• I read it as not just criticizing non-anarchists. (actually I would say you CAN criticize non anarchists to the extent that they are working against liberty) but as criticizing those that say “supporting ron paul” and “anarchy” are defitionally incompatible.

        Mostly theyre new kids to the movement trying to create as much distance with a past that theyre embarassed of.

        Reminds me of those atheists with a hardon for Christianity. Mostly theyre former Christians just bitter that they were duped for all those years and trying to prove.

        Fags, the whole lot of them.

    • What I find interesting is that you are simultaneously advocating liberty and personal responsibility, then attack a “group” that you’ve decided exists. If what you’re really advocating is not being an asshole, wouldn’t be more constructive to maintain some level of intellectual integrity and condemn the individual actions? As is, your “argument” seems to simply be some strange straw man/ad hominem with foggy intentions.

      • People like I’ve described definitely exist. I could have easily specified actions of specific people, but I preferred to keep it from being personal, which would be inevitable if I addressed it individually. None of it is ad hominem (as per its definition) and it’s definitely not straw man because I’m not accusing any one person of this. I’m describing general behavior I’ve observed.

  2. I agree wholeheartedly.

    I went on a pseudo-rant a while back on some anarcho-4chan-esque facebook group I frequent (aka “the trollboard”) about how a lot of people are what i called “libertarian hipster fucks”. (I like your “anarcho-hipster” phrase better, but I think my “aspergo-capitalist” covers the same group of people).

    Basically, as anarchists, none of us “support the state”… we all got this far already. But for some reason (perhaps insecutiry) some people have to always interject thsi belief even when it’s only tangentally related tot he topic of conversation.

    E.G.: Whenever Ron Paul comes up in any discussion among anarchists, the topic of conversation clearly is not: “is the establishment of the presidency anti liberty” (obviously it is), but rather along the lines of: “being that we have a state no matter how wrong it is, do freedom-loving people have any preferences or opinions on what happens within this (admittedly immoral) state”.

    And, without fail, someone always chimes in with “I dont support the state” or “I dont support ron paul”.

    Ok. Great. How is that relevant to the discussion?

    I don’t think this is specific to anarchists at all. Just in any subset of people, you have some that always want to add in non-sequiters to get approving pats on the back from others or something.

    Whenever I hear these libertarian-hipsters, I’m always reminded of that scene in Pulp Fiction when Samuel L. jackson’s character mentions that some lady was in a t.v. pilot, and John Travolta’s character says “I don’t watch t.v.” in that same smug, off topic, insecure way. (Youtube the scene before they go into the apartment to get the breifcase back from the young kids)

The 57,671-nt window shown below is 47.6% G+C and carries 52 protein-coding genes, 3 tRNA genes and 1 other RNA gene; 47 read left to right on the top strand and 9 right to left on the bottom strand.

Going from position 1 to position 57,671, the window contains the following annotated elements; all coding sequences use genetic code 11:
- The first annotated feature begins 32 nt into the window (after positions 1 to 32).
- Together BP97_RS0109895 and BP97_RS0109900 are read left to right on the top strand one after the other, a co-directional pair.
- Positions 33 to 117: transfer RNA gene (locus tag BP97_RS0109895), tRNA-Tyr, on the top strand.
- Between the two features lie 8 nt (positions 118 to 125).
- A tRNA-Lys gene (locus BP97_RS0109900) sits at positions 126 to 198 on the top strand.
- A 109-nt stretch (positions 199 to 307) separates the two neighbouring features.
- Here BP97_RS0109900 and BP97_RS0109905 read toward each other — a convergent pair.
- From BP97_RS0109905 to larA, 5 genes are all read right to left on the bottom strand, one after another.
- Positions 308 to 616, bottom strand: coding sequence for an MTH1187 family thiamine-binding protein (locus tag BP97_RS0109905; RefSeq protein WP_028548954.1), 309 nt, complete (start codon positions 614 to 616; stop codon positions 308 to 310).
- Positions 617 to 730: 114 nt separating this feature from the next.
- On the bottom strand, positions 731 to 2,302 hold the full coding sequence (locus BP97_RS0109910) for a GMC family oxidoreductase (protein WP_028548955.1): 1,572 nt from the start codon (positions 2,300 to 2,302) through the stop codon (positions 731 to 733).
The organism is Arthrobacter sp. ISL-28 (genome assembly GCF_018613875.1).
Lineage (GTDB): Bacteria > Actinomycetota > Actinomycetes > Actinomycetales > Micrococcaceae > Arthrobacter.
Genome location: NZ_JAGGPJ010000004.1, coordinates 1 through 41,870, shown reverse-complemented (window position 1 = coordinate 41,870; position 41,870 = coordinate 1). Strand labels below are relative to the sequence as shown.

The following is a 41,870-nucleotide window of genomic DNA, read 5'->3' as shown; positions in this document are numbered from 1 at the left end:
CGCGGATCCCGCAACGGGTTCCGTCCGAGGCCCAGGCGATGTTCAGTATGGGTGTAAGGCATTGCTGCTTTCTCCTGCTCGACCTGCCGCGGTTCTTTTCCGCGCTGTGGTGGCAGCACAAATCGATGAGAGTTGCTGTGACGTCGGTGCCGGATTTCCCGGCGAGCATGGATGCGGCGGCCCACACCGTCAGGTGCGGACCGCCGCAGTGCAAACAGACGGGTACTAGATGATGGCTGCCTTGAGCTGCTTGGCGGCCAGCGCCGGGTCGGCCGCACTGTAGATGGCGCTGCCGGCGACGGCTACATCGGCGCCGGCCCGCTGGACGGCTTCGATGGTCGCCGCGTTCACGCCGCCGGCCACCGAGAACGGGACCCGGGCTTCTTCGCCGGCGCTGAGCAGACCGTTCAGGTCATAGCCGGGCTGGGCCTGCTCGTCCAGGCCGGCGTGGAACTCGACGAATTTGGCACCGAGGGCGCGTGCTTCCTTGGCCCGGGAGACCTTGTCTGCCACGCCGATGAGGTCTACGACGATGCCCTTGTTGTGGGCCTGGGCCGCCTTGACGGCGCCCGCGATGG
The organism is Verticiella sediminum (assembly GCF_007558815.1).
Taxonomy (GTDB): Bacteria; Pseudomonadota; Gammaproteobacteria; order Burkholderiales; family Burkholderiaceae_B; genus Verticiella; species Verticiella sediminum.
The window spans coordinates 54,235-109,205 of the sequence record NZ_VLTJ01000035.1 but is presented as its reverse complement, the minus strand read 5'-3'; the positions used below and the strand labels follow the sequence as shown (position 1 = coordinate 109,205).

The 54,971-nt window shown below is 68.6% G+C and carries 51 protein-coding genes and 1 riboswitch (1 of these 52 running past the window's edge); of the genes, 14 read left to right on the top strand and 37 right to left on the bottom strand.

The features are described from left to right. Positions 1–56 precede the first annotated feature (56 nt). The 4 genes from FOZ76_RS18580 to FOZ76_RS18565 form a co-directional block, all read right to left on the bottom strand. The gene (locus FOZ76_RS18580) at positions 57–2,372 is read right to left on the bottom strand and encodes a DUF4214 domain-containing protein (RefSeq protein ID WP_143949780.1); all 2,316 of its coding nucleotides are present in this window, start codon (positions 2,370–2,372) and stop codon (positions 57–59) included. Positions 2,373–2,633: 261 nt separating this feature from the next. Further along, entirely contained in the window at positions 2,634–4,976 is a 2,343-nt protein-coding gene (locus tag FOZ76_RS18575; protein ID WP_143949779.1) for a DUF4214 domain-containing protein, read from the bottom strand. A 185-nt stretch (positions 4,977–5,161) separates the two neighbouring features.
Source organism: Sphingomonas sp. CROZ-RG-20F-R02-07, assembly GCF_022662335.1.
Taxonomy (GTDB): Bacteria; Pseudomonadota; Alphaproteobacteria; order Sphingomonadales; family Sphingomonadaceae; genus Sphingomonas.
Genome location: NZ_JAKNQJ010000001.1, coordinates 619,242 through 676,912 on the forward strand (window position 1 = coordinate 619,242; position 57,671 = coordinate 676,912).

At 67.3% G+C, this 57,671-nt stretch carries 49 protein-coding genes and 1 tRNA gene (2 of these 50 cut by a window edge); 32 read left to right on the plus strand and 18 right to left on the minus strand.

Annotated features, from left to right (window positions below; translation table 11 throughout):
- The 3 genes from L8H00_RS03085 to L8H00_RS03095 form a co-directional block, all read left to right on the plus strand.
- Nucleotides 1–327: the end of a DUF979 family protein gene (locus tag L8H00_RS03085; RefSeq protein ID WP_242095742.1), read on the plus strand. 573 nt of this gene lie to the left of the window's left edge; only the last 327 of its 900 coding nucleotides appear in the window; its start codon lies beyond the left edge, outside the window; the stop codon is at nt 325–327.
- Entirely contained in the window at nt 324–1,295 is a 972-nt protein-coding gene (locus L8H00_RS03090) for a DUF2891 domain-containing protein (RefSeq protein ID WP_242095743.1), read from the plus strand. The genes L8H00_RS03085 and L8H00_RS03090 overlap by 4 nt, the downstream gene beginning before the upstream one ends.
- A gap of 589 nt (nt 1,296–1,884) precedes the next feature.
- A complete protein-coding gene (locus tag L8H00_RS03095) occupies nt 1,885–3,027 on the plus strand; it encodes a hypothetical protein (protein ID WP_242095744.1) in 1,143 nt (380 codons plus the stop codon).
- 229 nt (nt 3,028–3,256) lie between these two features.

3. Normal libertarian: “Wow, dude, someone just punched you in the face. Do you want me to drive you to the hospital, or try to run after the guy?”

    Libertarian-Hipster: “That guy had no right to punch me in the face!”

    Normal Anarchist: “Yea. Cool. Got it. He didn’t have a right. but he still did it. So, uh, do you think it would be better if i ran after him? Or maybe drive you to the hospital?”

    Libertarian Hipster: “Dude, he was totally wrong. I didn’t agress against him…”

    Normal Libertarian: “Shoot me please”

  4. The divide is between those who believe the only acceptable reality worth pursuing is a completely stateless society, and those who,while always pursuing it, recognize that full realization of their ideal is probably not gonna happen in their lifetime. In other words, we all pick our spots. I think while there are significant philosophical problems for anarchists to support Ron Paul (thereby lending legitimacy to the ideas of government and democracy), there is a place for them, if they want it.

  5. This reminds me a lot of Harry Browne’s New Years Resolutions; a quick read, I try to keep it in mind more often and find that it helps me have be a better debater.

  6. Did you always have the same philosophical beliefs as you have now? The answer is almost certainly a resounding “no”.

    while this is most certainly true — for me as I assume as it was with you it was the message not the messenger that mattered — look I am no fan of skinny jeans a bad attitude and Weezer’s glasses but if that hoity-toity hipster hates the state and knows his stuff — in my eyes he is an asset rather than the liability you imply.